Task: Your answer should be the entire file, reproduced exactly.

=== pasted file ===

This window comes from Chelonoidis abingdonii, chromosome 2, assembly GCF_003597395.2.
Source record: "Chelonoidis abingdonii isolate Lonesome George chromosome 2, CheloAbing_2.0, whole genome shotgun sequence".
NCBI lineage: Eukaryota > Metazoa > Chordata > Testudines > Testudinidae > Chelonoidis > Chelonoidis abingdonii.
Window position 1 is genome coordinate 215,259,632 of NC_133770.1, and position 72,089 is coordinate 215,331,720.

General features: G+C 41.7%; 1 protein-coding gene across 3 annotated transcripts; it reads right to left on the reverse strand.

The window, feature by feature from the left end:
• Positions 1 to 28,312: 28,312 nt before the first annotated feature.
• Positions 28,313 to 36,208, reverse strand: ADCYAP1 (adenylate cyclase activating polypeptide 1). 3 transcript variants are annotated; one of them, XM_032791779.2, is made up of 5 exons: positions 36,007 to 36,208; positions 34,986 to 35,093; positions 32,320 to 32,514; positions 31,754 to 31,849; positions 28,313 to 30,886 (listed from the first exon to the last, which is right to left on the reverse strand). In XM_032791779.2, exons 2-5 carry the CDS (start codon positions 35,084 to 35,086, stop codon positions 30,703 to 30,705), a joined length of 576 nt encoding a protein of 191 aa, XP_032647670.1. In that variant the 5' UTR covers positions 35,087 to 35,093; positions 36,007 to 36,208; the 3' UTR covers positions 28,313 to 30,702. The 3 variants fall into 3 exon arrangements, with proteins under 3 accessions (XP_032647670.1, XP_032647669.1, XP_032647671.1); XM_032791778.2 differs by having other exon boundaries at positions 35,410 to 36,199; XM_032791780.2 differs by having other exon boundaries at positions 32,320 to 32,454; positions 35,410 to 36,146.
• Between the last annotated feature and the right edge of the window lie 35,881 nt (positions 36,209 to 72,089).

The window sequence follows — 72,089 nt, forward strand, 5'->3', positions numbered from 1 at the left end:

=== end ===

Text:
This window comes from Chelonoidis abingdonii, chromosome 2, assembly GCF_003597395.2.
Source record: "Chelonoidis abingdonii isolate Lonesome George chromosome 2, CheloAbing_2.0, whole genome shotgun sequence".
NCBI lineage: Eukaryota > Metazoa > Chordata > Testudines > Testudinidae > Chelonoidis > Chelonoidis abingdonii.
Window position 1 is genome coordinate 215,259,632 of NC_133770.1, and position 72,089 is coordinate 215,331,720.

General features: G+C 41.7%; 1 protein-coding gene across 3 annotated transcripts; it reads right to left on the reverse strand.

The window, feature by feature from the left end:
• Positions 1 to 28,312: 28,312 nt before the first annotated feature.
• Positions 28,313 to 36,208, reverse strand: ADCYAP1 (adenylate cyclase activating polypeptide 1). 3 transcript variants are annotated; one of them, XM_032791779.2, is made up of 5 exons: positions 36,007 to 36,208; positions 34,986 to 35,093; positions 32,320 to 32,514; positions 31,754 to 31,849; positions 28,313 to 30,886 (listed from the first exon to the last, which is right to left on the reverse strand). In XM_032791779.2, exons 2-5 carry the CDS (start codon positions 35,084 to 35,086, stop codon positions 30,703 to 30,705), a joined length of 576 nt encoding a protein of 191 aa, XP_032647670.1. In that variant the 5' UTR covers positions 35,087 to 35,093; positions 36,007 to 36,208; the 3' UTR covers positions 28,313 to 30,702. The 3 variants fall into 3 exon arrangements, with proteins under 3 accessions (XP_032647670.1, XP_032647669.1, XP_032647671.1); XM_032791778.2 differs by having other exon boundaries at positions 35,410 to 36,199; XM_032791780.2 differs by having other exon boundaries at positions 32,320 to 32,454; positions 35,410 to 36,146.
• Between the last annotated feature and the right edge of the window lie 35,881 nt (positions 36,209 to 72,089).

The window sequence follows — 72,089 nt, forward strand, 5'->3', positions numbered from 1 at the left end: